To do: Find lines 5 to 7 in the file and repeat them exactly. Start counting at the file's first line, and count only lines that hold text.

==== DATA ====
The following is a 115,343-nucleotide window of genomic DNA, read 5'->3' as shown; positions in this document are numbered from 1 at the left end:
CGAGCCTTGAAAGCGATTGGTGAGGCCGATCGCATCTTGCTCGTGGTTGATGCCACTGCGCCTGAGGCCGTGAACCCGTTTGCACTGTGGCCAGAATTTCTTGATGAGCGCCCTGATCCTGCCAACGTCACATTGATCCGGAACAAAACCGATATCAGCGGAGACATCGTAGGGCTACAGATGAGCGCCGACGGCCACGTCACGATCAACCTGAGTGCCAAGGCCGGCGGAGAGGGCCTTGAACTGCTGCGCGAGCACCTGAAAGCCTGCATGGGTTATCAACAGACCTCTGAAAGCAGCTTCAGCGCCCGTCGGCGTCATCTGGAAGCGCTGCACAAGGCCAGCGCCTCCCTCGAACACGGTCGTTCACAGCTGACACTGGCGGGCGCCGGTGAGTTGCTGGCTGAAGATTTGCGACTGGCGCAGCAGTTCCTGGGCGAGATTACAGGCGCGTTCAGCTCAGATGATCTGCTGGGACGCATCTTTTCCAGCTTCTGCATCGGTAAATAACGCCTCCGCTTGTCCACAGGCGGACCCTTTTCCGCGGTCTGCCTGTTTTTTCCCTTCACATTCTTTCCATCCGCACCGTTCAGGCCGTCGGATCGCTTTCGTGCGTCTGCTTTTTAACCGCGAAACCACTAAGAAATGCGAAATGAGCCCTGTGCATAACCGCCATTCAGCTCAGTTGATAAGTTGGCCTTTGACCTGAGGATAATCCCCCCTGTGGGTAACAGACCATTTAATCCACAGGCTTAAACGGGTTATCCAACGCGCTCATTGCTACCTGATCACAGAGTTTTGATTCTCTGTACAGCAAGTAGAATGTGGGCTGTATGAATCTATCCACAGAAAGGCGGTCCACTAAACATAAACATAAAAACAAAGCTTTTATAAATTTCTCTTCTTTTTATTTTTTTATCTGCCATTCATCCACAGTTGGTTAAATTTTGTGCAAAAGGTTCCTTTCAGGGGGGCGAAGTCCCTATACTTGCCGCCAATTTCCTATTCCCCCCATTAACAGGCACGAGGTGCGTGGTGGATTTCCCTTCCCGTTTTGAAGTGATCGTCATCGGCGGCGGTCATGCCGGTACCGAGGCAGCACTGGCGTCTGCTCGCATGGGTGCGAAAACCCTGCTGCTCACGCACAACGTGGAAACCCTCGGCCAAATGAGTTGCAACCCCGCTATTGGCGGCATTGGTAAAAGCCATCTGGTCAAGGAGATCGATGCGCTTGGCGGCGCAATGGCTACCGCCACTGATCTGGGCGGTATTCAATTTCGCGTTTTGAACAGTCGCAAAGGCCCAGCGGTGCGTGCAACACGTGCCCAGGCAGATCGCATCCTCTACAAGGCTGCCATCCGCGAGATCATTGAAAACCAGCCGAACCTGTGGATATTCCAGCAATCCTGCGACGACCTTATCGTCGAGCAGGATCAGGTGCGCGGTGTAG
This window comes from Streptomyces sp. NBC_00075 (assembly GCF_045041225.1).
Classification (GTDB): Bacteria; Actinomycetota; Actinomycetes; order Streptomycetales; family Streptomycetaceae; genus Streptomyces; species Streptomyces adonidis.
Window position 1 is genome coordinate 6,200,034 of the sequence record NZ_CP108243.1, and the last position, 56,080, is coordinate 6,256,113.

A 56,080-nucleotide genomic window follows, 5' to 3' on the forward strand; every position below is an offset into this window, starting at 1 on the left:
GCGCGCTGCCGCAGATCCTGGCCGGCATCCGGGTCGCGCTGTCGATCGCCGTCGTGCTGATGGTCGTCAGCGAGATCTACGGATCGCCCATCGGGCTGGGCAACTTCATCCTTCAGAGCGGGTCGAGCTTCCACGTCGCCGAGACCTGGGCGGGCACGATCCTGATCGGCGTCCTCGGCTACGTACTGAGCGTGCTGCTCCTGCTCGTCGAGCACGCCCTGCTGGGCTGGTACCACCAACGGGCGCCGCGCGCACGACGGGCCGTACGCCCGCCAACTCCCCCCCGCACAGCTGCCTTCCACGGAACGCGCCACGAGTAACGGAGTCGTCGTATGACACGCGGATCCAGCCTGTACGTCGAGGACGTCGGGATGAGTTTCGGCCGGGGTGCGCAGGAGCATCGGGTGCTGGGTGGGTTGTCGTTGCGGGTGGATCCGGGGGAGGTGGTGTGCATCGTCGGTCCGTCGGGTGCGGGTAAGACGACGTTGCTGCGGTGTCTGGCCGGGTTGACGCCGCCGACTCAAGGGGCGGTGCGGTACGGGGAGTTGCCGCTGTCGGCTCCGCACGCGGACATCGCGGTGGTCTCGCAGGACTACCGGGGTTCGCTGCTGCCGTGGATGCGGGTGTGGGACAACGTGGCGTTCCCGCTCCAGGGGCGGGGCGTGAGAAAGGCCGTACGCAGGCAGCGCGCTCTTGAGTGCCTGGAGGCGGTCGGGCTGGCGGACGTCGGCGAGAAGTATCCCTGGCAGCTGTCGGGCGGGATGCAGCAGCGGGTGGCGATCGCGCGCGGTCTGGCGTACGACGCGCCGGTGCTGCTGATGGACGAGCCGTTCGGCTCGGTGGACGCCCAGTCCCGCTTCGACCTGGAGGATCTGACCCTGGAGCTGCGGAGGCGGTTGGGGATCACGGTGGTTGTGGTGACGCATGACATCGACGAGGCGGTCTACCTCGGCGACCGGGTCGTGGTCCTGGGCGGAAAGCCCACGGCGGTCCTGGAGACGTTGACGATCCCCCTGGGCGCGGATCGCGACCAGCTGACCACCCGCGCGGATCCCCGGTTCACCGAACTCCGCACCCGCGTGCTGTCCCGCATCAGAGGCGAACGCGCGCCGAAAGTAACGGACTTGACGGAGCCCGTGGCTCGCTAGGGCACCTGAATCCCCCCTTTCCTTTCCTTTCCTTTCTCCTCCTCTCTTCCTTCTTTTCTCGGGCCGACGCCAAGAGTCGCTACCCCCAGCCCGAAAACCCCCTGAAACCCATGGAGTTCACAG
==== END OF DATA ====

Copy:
Window position 1 is genome coordinate 6,200,034 of the sequence record NZ_CP108243.1, and the last position, 56,080, is coordinate 6,256,113.

A 56,080-nucleotide genomic window follows, 5' to 3' on the forward strand; every position below is an offset into this window, starting at 1 on the left:
GCGCGCTGCCGCAGATCCTGGCCGGCATCCGGGTCGCGCTGTCGATCGCCGTCGTGCTGATGGTCGTCAGCGAGATCTACGGATCGCCCATCGGGCTGGGCAACTTCATCCTTCAGAGCGGGTCGAGCTTCCACGTCGCCGAGACCTGGGCGGGCACGATCCTGATCGGCGTCCTCGGCTACGTACTGAGCGTGCTGCTCCTGCTCGTCGAGCACGCCCTGCTGGGCTGGTACCACCAACGGGCGCCGCGCGCACGACGGGCCGTACGCCCGCCAACTCCCCCCCGCACAGCTGCCTTCCACGGAACGCGCCACGAGTAACGGAGTCGTCGTATGACACGCGGATCCAGCCTGTACGTCGAGGACGTCGGGATGAGTTTCGGCCGGGGTGCGCAGGAGCATCGGGTGCTGGGTGGGTTGTCGTTGCGGGTGGATCCGGGGGAGGTGGTGTGCATCGTCGGTCCGTCGGGTGCGGGTAAGACGACGTTGCTGCGGTGTCTGGCCGGGTTGACGCCGCCGACTCAAGGGGCGGTGCGGTACGGGGAGTTGCCGCTGTCGGCTCCGCACGCGGACATCGCGGTGGTCTCGCAGGACTACCGGGGTTCGCTGCTGCCGTGGATGCGGGTGTGGGACAACGTGGCGTTCCCGCTCCAGGGGCGGGGCGTGAGAAAGGCCGTACGCAGGCAGCGCGCTCTTGAGTGCCTGGAGGCGGTCGGGCTGGCGGACGTCGGCGAGAAGTATCCCTGGCAGCTGTCGGGCGGGATGCAGCAGCGGGTGGCGATCGCGCGCGGTCTGGCGTACGACGCGCCGGTGCTGCTGATGGACGAGCCGTTCGGCTCGGTGGACGCCCAGTCCCGCTTCGACCTGGAGGATCTGACCCTGGAGCTGCGGAGGCGGTTGGGGATCACGGTGGTTGTGGTGACGCATGACATCGACGAGGCGGTCTACCTCGGCGACCGGGTCGTGGTCCTGGGCGGAAAGCCCACGGCGGTCCTGGAGACGTTGACGATCCCCCTGGGCGCGGATCGCGACCAGCTGACCACCCGCGCGGATCCCCGGTTCACCGAACTCCGCACCCGCGTGCTGTCCCGCATCAGAGGCGAACGCGCGCCGAAAGTAACGGACTTGACGGAGCCCGTGGCTCGCTAGGGCACCTGAATCCCCCCTTTCCTTTCCTTTCCTTTCTCCTCCTCTCTTCCTTCTTTTCTCGGGCCGACGCCAAGAGTCGCTACCCCCAGCCCGAAAACCCCCTGAAACCCATGGAGTTCACAG